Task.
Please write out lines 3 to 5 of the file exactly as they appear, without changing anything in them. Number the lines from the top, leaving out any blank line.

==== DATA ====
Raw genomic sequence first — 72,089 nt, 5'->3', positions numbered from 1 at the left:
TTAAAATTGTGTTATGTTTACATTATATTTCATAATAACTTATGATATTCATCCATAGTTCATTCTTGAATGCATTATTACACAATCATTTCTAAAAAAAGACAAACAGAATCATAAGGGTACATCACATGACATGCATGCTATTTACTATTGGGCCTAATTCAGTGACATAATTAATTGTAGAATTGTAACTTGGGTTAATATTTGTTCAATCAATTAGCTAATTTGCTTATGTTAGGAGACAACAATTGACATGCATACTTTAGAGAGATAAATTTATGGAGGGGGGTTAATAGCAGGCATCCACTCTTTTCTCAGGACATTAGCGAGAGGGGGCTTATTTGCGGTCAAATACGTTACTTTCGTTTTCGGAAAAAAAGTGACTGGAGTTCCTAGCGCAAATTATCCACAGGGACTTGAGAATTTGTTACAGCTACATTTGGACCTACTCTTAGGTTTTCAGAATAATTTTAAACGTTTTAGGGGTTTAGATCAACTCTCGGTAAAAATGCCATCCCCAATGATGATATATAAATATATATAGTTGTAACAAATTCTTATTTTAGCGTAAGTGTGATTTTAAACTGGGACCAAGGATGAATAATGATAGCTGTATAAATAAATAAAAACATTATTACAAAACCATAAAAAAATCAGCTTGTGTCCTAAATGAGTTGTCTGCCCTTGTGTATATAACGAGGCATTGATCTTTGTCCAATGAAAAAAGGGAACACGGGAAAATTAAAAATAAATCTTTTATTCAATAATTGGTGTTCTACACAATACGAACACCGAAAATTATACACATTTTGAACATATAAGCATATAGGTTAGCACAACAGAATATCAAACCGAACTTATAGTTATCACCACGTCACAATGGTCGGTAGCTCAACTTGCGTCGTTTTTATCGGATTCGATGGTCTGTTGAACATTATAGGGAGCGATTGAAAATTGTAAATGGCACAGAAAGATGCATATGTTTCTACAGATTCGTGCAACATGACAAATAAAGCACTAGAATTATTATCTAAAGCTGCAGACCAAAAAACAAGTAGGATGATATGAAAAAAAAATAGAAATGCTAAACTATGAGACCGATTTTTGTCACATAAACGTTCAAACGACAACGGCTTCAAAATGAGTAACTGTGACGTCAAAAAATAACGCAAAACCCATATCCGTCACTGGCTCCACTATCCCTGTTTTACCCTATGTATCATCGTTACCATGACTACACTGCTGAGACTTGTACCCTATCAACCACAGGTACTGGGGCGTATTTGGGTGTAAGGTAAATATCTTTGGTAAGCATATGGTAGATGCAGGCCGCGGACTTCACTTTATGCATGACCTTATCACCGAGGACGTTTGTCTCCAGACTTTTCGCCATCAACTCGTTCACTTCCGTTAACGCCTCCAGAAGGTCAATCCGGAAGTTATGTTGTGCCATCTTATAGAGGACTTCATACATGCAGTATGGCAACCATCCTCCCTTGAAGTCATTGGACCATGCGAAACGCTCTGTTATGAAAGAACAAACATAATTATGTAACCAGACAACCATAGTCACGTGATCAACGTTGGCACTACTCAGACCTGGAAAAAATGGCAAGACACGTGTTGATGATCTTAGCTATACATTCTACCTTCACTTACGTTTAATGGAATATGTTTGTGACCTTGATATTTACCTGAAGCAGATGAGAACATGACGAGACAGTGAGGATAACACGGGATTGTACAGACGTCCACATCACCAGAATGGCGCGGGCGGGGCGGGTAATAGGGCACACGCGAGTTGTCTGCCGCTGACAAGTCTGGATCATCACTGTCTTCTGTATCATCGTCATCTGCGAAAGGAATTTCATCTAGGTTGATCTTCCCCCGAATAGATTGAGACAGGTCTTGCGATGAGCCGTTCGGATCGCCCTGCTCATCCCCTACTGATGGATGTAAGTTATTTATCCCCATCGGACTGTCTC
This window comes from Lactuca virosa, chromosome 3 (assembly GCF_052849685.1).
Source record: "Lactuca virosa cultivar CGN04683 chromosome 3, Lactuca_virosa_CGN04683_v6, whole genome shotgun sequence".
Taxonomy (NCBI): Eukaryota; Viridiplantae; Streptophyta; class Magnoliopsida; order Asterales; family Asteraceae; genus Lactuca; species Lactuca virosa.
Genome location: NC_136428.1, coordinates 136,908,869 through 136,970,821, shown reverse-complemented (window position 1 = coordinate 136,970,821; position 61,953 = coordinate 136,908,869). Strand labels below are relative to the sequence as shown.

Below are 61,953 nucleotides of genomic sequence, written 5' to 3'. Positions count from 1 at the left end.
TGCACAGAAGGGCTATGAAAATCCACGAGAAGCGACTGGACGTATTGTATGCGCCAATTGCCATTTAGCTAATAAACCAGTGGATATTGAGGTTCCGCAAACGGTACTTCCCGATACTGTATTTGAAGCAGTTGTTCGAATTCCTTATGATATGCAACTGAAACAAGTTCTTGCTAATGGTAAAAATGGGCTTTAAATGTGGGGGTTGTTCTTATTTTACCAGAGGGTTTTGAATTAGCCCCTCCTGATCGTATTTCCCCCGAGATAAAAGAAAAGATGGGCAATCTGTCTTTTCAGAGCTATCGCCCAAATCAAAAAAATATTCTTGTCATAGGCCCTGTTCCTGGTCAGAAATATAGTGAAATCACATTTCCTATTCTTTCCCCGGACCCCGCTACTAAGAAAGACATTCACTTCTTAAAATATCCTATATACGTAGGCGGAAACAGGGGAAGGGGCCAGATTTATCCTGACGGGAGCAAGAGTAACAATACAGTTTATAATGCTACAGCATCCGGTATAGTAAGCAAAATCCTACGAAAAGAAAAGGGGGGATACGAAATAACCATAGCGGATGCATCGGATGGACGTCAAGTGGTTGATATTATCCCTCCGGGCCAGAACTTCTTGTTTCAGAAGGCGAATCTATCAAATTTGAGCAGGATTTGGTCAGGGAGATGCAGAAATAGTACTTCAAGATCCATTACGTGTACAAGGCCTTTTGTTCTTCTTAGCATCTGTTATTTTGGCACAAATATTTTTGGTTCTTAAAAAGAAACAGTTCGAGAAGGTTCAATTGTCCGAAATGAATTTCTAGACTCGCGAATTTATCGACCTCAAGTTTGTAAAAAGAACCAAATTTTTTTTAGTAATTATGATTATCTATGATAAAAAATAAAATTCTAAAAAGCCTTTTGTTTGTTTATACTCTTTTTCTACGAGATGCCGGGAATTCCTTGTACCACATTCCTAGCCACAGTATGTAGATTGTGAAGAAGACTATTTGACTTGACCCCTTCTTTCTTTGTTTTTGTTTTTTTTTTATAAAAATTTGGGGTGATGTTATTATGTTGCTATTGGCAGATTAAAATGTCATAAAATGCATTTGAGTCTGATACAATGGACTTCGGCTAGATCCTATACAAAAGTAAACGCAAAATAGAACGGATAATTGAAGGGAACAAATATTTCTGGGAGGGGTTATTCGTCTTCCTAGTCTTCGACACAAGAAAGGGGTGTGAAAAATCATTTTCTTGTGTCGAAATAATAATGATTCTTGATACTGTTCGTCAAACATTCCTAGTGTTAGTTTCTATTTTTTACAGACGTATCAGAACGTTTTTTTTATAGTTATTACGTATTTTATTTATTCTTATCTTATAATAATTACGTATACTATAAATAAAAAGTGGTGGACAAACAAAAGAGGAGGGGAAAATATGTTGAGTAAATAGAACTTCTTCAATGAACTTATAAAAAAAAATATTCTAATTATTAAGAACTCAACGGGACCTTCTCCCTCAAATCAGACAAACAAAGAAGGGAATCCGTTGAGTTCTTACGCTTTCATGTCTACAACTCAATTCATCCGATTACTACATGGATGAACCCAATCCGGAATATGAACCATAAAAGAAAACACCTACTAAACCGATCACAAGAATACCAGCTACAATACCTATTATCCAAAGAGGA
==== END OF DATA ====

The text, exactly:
This window comes from Lactuca virosa, chromosome 3 (assembly GCF_052849685.1).
Source record: "Lactuca virosa cultivar CGN04683 chromosome 3, Lactuca_virosa_CGN04683_v6, whole genome shotgun sequence".
Taxonomy (NCBI): Eukaryota; Viridiplantae; Streptophyta; class Magnoliopsida; order Asterales; family Asteraceae; genus Lactuca; species Lactuca virosa.